Calcutta: Jacques Kallis, a modern-day great and one of the pillars of the Kolkata Knight Riders, spoke to The Telegraph the other day.
The following are excerpts
Q With 44 Test hundreds, you’re closing in on Sachin Tendulkar (51 hundreds)...
A I have never really focused on anyone else’s cricket, I focus on my game. I play to win and I like to make contributions which help the team.
Aren’t records special for you?
No. Winning is most important and that’s where everybody’s focus should be. Cricket is a team sport, not an individual game... If you take care of the team and its interests, you take care of yourself.
You’re one of the biggest achievers (almost 25,000 runs in Tests and ODIs, 61 hundreds)... What keeps motivating you?
(Passionately) I still wake up wanting to do well, wanting to be a part of a winning effort. I’ll keep playing as long as the enjoyment is there.
Is there a next level?
Look, I play according to the situation of the game... I try and play the role that the team requires me to play and I take it from there... That’s probably why I’m consistent... I don’t worry over personal goals and don’t think about a next level.
But do you look to consciously raise the bar?
I take each game as a separate entity, take each ball as a separate entity. You could say I have a different approach.
Do you challenge yourself to go a step higher?
I do tell myself to make good decisions... To make decisions which will help the team.
That’s interesting... Do good decisions come easy?
They come with experience... When you look back, you realise that you probably got a little bit more time (to make those decisions) than what you’d thought.
What separates a Tendulkar or a Kallis from the rest?
The hunger to succeed... The desire to help win games for the country. That want has to be there.
You’re regarded as the finest all-rounder after Sir Garry Sobers. Do you take it as a compliment?
I do, yes. To be put in that bracket indeed is a compliment. But, again, I don’t worry about labels. Whether I’m ranked No.1 or No.100, it doesn’t mean anything. I get more pleasure out of winning games for my team.
What do you tell young batsmen?
To practise harder and to practise with a purpose, not for the sake of doing it. After each practice session, you should walk away a better cricketer. That’s No.1. Then, obviously, you have to back your abilities... It’s simple: If you don’t back your abilities, no one else will. Also, convert a weakness into your strength, for that will take you far.
Cricket has changed from the time you made your South Africa debut (1995-96)...
The game has moved forward... It has got quicker and it has got better... Today, Test cricket is geared towards getting results and, generally, the game has become more exciting for the spectators.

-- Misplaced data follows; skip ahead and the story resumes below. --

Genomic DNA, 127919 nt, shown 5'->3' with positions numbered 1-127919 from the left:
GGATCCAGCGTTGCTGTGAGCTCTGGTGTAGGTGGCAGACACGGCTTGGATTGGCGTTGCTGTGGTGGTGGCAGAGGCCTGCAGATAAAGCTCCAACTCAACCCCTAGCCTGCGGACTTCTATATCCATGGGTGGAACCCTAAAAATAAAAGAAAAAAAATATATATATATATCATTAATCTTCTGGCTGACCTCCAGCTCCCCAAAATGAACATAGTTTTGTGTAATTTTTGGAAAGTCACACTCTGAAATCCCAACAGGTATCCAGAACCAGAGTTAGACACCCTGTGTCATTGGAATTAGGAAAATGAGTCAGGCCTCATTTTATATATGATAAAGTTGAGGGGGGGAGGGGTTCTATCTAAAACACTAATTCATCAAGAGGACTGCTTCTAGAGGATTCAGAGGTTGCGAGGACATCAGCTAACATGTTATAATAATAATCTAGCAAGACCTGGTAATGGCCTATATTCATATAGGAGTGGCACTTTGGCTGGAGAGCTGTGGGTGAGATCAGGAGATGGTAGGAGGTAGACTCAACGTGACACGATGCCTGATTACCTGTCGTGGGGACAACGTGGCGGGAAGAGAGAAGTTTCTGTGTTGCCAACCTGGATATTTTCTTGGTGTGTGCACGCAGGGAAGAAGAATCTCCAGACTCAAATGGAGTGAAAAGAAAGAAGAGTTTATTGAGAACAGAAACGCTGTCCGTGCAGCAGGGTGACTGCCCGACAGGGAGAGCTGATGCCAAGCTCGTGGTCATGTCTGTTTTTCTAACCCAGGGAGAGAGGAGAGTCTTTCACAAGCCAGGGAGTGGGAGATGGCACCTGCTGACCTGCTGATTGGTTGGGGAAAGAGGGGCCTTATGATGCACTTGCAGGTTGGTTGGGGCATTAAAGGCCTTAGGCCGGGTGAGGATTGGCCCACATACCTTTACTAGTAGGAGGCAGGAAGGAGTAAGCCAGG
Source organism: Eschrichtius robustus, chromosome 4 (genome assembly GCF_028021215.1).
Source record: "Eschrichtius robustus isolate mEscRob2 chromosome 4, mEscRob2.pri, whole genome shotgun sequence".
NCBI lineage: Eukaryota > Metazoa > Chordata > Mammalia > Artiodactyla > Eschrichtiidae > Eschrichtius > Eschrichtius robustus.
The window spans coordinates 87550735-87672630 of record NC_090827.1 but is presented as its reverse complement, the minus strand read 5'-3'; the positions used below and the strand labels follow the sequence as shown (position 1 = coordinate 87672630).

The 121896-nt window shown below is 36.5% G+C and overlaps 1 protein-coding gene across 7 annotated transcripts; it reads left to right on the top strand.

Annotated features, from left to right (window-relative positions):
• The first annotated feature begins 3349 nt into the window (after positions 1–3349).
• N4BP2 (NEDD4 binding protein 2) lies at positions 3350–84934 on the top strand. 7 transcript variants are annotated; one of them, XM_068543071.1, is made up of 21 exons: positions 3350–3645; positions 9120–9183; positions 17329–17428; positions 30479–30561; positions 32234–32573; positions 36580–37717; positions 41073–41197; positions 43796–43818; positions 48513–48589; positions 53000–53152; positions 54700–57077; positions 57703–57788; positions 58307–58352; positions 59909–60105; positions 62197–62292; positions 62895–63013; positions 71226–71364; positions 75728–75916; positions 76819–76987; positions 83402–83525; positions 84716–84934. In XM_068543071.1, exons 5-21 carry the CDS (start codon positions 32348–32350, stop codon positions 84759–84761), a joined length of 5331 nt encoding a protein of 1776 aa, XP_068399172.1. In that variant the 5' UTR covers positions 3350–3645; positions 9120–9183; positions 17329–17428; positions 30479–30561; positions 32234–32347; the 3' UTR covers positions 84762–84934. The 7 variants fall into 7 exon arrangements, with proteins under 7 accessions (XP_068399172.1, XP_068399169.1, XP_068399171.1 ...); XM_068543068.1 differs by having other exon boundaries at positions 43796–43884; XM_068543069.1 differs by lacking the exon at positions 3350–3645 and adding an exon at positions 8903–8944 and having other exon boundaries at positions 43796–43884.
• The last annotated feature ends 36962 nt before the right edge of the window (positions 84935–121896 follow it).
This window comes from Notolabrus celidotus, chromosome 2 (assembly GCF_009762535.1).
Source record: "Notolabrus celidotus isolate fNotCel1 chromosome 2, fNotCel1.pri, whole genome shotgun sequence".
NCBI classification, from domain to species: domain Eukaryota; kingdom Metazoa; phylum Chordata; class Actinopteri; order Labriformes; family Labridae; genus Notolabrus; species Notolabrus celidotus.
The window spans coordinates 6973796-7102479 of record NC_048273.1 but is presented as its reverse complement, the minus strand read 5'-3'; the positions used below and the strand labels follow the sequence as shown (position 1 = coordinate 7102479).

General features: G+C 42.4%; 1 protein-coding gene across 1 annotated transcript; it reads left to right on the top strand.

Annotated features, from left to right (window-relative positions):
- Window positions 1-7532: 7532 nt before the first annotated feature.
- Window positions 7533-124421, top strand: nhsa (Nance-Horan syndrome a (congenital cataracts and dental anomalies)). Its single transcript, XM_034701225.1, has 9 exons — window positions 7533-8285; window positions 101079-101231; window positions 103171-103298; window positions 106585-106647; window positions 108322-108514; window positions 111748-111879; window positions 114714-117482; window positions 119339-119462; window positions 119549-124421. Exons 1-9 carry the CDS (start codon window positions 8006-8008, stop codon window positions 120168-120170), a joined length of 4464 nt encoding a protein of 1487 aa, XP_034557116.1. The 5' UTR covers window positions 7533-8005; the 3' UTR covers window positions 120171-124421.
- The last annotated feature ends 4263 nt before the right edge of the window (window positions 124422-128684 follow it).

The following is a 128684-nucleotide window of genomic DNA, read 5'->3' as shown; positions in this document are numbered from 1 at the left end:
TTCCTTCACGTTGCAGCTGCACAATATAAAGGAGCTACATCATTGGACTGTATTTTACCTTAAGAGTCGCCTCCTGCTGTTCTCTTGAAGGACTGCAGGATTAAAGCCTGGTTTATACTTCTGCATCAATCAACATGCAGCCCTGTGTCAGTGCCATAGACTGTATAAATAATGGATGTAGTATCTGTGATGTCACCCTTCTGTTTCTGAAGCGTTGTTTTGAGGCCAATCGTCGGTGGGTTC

Is it the T20 impact?
Yes... The players have got better too.
Wasim Akram, for one, believes that you don’t need to think too much in T20. Others hold a different view. Where do you stand?
You definitely need to be sharp. You also need to be calm... You have to quickly think where the game is heading and respond suitably.
One-time teammate Gary Kirsten is now South Africa’s coach. How has the experience been?
There’s not much of a difference in our relationship... It has been healthy and we’ve always had respect for each other.
South Africa are back as No.1 in Test cricket. Was getting there a driving force?
It’s nice to be No.1, but we didn’t focus on the ranking. Rather, we focused on the type of cricket we could and should play.
You’re in your 18th year as an international cricketer... At 37, what’s the future you’re looking at?
I haven’t set definite goals... Haven’t thought about retiring... I haven’t been playing many ODIs, though, in recent times.
Buddy Mark Boucher and you have jointly launched, The Innings, a red and white wine. What has been the response?
(Smiles) It’s doing well, people have received it warmly. There are other labels in the market as well, but as a new product, it has done well... It’s an easy-drinking wine, perfect for gentlemen.
Boucher is actively campaigning to save the rhino. Does he have your support in this endeavour?
Of course. Recently, I went to an event back home. Mark’s very passionate about the rhino.
Do top-rung sportspersons have a bigger responsibility towards being associated with social causes?
I’ll speak for myself... I try to do what I can... Cricket has supported me wonderfully and I do feel the need to give something back (to society)... Those of us who are more fortunate should try and help those less so.
Finally... Role models are expected to behave in a certain way...
Yes... There’s added pressure on role models.